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Think ‘60,000 Hiroshima bombs going off at once’

An emergency preparedness reminder from the experts about The Big One
This map shows the low-lying areas of Campbell River that would be inundated by flooding after a seismic event should dams in the water system give way.

When – not if – “The Big One” hits, Strathcona Regional District (SRD) protective services coordinator Shaun Koopman’s house and office is ready for it.

And he wants everyone else’s to be, too.

Koopman and BC Hydro spokesperson Stephen Watson are reminding the community that there are significant risks associated with living in this beautiful part of the world. Despite the region’s beauty, there is something terrifying lurking just under the surface.

The Cascadia Subduction Zone is a major fault line running from northern Vancouver Island down to northern California, and it’s packing enough power to do serious damage if it releases it.

For people who remember the video footage from the San Francisco earthquake in 1989, where the bridges were swaying and the ground was literally ripping open and swallowing people, cars and buildings, Watson says, that’s nothing compared to what could happen here.

“The Cascadia Subduction Zone is much stronger than the San Andreas Fault,” he says. “A major seismic event here could be the biggest ever recorded in North America. It would be on a whole other level.”

“In terms of energy,” Koopman says, “think about 60,000 Hiroshima bombs going off at once.”

So what’s going to happen when the fault releases that energy?

In 2014 BC Hydro did a seismic study analysis, “to figure out what the ground motions would be in a major earthquake,” Watson says, “and the bottom line is that these (dam) facilities were built in the 40s and 50s.” Seismic guidelines back then weren’t what they are today, he says, and while while the three dams in the Campbell River water system – the Strathcona, the Ladore and the John Hart – are in better shape seismically than they were when they were built, thanks to upgrades that have happened over the years, there is still a risk that during a major quake, one or more of them could give way, inundating downtown and low-lying areas with water, “and it could arrive within about an hour.”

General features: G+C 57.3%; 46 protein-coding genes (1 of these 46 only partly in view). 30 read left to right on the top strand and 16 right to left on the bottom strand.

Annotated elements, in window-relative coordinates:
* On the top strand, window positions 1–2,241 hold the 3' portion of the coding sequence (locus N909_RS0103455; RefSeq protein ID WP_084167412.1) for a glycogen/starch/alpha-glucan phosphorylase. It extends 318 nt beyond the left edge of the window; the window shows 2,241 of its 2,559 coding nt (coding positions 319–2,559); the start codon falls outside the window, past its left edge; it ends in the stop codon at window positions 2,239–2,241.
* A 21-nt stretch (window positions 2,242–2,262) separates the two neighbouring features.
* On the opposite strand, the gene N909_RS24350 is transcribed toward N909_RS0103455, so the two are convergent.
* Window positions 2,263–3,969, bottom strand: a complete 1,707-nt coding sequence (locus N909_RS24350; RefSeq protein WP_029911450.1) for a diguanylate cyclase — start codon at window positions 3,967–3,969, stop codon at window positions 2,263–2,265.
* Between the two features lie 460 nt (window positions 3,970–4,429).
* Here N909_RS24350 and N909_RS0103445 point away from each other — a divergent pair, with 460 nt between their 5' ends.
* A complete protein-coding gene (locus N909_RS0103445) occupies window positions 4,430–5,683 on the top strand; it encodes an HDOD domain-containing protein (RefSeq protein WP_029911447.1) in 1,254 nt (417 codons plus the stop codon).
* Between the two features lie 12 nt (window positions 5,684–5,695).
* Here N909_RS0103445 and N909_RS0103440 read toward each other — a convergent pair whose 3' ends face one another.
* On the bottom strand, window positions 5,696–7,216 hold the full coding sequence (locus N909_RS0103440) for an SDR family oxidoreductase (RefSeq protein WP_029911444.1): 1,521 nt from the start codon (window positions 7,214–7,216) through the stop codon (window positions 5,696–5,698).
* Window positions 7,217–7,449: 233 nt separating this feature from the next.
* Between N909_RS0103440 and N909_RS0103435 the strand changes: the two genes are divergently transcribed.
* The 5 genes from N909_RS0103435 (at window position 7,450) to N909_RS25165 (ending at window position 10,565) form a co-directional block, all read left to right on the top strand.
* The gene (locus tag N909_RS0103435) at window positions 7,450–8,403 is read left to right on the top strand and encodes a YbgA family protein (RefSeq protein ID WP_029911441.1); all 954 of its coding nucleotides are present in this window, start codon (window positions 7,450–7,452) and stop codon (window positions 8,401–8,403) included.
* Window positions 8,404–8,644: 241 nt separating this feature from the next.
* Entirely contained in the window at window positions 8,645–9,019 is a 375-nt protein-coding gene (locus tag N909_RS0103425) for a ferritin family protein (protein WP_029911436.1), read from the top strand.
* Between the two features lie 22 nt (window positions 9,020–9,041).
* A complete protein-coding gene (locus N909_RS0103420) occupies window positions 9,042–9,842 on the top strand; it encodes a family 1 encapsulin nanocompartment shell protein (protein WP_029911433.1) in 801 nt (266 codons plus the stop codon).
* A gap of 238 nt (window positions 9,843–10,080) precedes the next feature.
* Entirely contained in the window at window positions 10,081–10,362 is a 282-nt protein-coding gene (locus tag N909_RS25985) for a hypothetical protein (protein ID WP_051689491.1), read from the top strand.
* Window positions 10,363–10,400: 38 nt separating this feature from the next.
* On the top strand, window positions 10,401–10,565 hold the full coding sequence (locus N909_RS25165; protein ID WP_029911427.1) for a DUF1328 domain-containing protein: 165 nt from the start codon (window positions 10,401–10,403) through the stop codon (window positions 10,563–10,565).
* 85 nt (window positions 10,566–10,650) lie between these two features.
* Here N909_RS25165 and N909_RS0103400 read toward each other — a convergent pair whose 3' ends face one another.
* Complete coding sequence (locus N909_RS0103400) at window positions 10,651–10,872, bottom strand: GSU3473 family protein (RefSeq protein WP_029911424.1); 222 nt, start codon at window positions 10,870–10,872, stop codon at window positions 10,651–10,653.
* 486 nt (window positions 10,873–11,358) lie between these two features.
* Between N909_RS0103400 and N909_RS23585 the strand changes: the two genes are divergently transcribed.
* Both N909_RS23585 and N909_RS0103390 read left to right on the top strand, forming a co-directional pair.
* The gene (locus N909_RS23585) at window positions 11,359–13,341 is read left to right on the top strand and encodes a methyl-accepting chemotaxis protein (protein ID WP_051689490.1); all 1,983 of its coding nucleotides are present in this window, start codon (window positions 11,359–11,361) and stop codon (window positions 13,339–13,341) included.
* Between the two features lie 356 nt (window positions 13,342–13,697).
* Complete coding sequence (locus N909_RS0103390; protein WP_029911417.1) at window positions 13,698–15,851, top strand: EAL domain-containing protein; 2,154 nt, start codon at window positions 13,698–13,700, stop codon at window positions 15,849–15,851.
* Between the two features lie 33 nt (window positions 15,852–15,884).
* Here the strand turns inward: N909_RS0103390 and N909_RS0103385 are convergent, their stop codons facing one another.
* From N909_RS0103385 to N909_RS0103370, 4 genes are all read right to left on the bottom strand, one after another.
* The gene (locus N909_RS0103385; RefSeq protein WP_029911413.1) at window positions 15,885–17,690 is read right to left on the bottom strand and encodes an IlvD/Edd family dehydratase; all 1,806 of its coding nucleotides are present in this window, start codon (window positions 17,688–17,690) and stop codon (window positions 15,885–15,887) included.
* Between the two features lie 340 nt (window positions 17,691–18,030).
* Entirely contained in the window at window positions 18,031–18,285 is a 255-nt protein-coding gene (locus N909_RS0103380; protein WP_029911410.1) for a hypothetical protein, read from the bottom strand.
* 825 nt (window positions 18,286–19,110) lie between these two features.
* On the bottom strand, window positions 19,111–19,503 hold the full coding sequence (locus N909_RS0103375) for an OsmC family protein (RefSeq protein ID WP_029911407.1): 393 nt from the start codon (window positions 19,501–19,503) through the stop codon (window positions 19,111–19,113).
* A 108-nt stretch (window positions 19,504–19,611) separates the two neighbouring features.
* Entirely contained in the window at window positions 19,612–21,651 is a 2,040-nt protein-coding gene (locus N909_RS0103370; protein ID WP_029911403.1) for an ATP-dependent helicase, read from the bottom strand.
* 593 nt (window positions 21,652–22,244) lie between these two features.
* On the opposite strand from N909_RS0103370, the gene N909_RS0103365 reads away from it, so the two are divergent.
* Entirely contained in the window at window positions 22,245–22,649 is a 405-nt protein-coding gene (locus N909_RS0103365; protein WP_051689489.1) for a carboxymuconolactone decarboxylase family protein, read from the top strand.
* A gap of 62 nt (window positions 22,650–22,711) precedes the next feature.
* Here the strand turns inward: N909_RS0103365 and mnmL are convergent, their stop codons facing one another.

Watson says they have “a solid plan” in place to upgrade those dams, “but that’s happening over the next 20-odd years, so until that is done, if we get that major earthquake, there is that risk. We have to plan and be ready for the worst case scenario.”

Hydro, along with the city and the SRD, put on a series of workshops and information sessions to share the results of those studies at the time they were completed, but he says it’s time to remind people of their findings.

“It’s been almost two years since we did that,” Watson says, “and with the Great Shakeout coming up, it’s a good opportunity to remind people about having a plan and being prepared.”

The Great ShakeOut happens on the third Thursday of October each year at 10:20 a.m. This year that’s Oct. 20.

“We ask people to, at the very least, drop, cover and hold on,” Koopman says. “And then we ask people to think about things like how you would reunite with your family after? Have you secured building fixtures? Do you know what to do? Have you safeguarded your finances?

“We just ask people to be really earthquake conscious on at least this one day.”

People or businesses who choose to participate are encouraged to register at so they can keep track of how many people participate. ShakeOutBC says over 770,000 people participated last year.

And Koopman wants people, whether they participate in the ShakeOut or not, to at least discuss their preparedness levels with their friends and family, because talking about it keeps it “front of mind.”

“The number one thing that influences others is the actions of those they care about,” Koopman says. “If you do have a grab and go bag, share what you have done with the people in your life. Talk about your preparedness levels with your friends. That’s what gets people going on this stuff.”

And take the time to look around you before it all goes down.

“We can’t do anything to stop the earthquake from happening, but how much damage it causes to you, in your household, is your personal choice, because there’s a lot you can do to mitigate your personal risk,” Koopman says. “Ninety-five per cent of earthquake deaths and injuries are caused by objects flying around – the TV coming off its mount and hitting someone in the face or the bookshelf coming down and crushing someone.”

Fortis is also encouraging people to be prepared.

“In addition to preparing and protecting yourself … we want to share important tips on how to secure your natural gas and electrical appliances before and after an earthquake,” says Fortis spokesperson Amy Bunton.

Fortis has created a website as well as a video providing tips for the public and is also encouraging participation in the ShakeOut next Thursday.


Here's the Household Emergency Plan document (PDF) people should fill out and keep with their emergency kits.


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